• Based on the text, published tumor data is required for the “selection by analyzing patient survival…” but this dependency is not captured in the free-form figure. This indicates an inconsistency between the natural language description and the figure content.
  • The activity “Selection by analyzing phylogenetic profiles” requires an initial set of data denoted “Initial set1”; yet the process description does not specify the specific set. Had the set appeared only once in our process description, this would have been trivial to understand; however, the set appears twice!: once as “Published” and once as “Filtered.” Obviously, computations applied to different sets of data yield different results.
  • There is terminology inconsistency between the figure, which terms the final process product as “cSL network,” and the text, which uses the term “Phylogenetically linked SL pairs” for the product.

These findings show that the process mentioned in the analyzed paper is somewhat ambiguous. Accordingly, an attempt to replicate the process is likely to require additional knowledge as well as support from the original authors – an issue highlighted by many replication studies.

First paper analyzed

The second analysis is of a suggested methodology for embedding ethics in autonomous robots, published in Proceedings of the IEEE in 2019 ‎[8]. The proposed methodology – captured in Figure 2 of the paper and its corresponding text – was restructured as a PROVE model, shown below. Our model indicates that the proposed methodology – as described in the paper – is insufficient as a protocol for practical use. This is particularly evident in the blank, unidentified artifact flows between the various activities. This also suggests that there is a lot more room for future improvement, which is, in fact, an opportunity for future research! This demonstrates how PROVE analyses may promote theory building. In comparison, our analysis of the C-K design theory process description, which was reported in the aforementioned IEEE Systems paper, found the description to be disciplined and rigorous and is, therefore, more likely to be applicable. Nevertheless, by using domain-specific model-based analysis, we managed to propose a specific improvement to the theory (only to find out it has already been incorporated into the theory, after few years of additional research), as reported in the supplementary material of our paper ‎[4].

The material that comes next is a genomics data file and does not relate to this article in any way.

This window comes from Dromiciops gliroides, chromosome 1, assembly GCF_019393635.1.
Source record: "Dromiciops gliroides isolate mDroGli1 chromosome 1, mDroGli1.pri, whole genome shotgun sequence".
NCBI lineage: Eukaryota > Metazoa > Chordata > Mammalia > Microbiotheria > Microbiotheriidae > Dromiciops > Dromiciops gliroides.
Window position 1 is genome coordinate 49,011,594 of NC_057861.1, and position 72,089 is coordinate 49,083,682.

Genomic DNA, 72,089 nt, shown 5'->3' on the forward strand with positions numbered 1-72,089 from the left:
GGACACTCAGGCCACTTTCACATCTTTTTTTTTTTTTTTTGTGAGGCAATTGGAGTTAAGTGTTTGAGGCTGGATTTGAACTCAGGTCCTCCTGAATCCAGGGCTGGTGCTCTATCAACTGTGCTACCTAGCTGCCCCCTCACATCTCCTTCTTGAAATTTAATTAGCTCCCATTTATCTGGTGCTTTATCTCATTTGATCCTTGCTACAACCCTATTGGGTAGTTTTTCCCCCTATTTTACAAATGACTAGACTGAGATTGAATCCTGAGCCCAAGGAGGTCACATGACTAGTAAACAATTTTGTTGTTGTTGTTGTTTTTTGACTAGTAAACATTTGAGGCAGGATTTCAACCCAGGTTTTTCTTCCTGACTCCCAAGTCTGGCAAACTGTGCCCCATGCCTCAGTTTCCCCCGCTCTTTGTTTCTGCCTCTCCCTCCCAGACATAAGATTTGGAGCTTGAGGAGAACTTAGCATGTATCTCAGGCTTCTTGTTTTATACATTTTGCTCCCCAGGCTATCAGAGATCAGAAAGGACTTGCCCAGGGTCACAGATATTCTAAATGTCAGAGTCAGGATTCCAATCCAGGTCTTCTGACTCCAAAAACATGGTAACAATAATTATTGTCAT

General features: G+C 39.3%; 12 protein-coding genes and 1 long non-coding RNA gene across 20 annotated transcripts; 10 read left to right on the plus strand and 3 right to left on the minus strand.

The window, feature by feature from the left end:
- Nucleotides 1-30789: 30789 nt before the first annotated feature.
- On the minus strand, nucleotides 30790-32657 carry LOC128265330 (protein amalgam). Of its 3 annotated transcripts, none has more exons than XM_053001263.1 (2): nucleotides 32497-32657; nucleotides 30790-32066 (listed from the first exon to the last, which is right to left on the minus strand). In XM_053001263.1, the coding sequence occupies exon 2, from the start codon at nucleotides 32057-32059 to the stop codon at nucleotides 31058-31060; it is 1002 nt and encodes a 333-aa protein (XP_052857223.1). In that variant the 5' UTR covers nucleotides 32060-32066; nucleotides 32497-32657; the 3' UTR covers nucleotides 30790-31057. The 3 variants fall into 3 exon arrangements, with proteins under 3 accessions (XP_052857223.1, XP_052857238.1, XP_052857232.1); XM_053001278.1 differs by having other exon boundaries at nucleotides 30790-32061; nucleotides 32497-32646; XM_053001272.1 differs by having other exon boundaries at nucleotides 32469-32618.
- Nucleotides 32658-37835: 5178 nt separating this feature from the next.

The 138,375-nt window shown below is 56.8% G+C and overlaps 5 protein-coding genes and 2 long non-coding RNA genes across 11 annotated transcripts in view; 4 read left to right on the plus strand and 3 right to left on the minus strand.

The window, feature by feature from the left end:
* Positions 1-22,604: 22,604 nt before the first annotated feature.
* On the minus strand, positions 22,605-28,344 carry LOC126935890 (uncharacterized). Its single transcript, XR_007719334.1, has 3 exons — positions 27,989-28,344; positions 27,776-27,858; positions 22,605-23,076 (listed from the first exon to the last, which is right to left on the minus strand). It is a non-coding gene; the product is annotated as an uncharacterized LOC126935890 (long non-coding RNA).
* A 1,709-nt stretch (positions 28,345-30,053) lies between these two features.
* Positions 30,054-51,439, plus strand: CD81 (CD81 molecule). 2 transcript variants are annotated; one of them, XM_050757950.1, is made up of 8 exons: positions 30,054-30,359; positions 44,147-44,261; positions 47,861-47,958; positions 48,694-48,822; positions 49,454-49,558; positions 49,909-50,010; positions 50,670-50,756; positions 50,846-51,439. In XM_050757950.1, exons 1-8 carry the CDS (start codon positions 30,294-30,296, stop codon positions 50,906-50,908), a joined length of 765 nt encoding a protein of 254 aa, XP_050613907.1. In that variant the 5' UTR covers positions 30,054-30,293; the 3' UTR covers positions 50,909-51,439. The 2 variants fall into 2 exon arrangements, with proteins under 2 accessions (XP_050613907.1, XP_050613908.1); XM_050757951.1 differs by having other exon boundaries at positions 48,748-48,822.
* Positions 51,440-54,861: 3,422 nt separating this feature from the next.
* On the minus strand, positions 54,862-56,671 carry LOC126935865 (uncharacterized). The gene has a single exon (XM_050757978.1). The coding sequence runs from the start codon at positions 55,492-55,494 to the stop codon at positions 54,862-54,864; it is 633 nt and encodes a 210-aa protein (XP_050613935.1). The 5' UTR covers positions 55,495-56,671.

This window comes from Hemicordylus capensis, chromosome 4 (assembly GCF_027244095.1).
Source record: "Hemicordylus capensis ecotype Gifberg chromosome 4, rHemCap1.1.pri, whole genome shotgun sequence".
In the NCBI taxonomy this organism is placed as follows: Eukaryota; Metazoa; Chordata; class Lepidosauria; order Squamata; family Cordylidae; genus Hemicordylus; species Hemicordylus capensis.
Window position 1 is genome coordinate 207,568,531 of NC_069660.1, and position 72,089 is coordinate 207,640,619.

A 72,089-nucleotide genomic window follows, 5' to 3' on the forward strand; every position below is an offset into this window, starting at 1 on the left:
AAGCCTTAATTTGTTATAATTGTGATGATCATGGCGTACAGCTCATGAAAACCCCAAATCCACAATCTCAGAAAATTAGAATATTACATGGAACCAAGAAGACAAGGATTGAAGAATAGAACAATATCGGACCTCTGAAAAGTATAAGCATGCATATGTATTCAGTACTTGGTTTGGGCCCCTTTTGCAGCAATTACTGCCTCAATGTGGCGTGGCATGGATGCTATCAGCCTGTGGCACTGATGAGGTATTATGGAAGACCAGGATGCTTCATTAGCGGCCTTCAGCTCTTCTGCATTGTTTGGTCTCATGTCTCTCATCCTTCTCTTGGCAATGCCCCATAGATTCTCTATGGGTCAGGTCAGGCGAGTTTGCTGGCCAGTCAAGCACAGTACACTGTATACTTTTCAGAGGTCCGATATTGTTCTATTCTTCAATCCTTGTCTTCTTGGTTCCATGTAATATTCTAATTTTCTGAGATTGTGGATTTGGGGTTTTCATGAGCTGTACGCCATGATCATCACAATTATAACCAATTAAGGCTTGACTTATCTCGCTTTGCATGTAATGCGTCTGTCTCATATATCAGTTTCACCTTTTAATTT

Second paper analyzed


In conclusion, we believe that the scientific community should embrace engineering knowledge and tools to systematically improve its performance and design. We invite researchers to discuss this with us and welcome invitations to collaborate and make this happen!


  1. A. Nosek, G. Alter, G. C. Banks, D. Borsboom, S. D. Bowman, S. J. Breckler, S. Buck, C. D. Chambers, G. Chin, G. Christensen, M. Contestabile, A. Dafoe, E. Eich, J. Freese, R. Glennerster, D. Goroff, D. P. Green, B. Hesse, M. Humphreys, J. Ishiyama, D. Karlan, A. Kraut, A. Lupia, P. Mabry, T. Madon, N. Malhotra, E. Mayo-Wilson, M. Mcnutt, E. Miguel, E. Levy Paluck, U. Simonsohn, C. Soderberg, B. A. Spellman, J. Turitto, G. Vandenbos, S. Vazire, E. J. Wagenmakers, R. Wilson, T. Yarkoni, “Promoting an open research culture”, Science 348, 1422–1425, 2015.
  2. EQUATOR (Enhancing the QUAlity and Transparency Of health Research) international initiative website:
  3. Montenegro‐Montero, A. L. García‐Basteiro, “Transparency and reproducibility: A step forward.” Health science Reports 2, no. 3, 2019.
  4. Shaked, Y. Reich. “Improving Process Descriptions in Research by Model-Based Analysis”, IEEE Systems Journal, 2020.
  5. Shaked, Y. Reich. “Designing development processes related to system of systems using a modeling framework”, Systems Engineering, 2019.
  6. PROVE Tool at the TAU-SERI github repository:
  7. Lee JS, Das A, Jerby-Arnon L, Arafeh R, Auslander N, Davidson M, McGarry L, James D, Amzallag A, Park SG, Cheng K. “Harnessing synthetic lethality to predict the response to cancer treatment”, Nature communications, 2018.
  8. Robertson LJ, Abbas R, Alici G, Munoz A, Michael K. “Engineering-based design methodology for embedding ethics in autonomous robots”, Proceedings of the IEEE, 2019.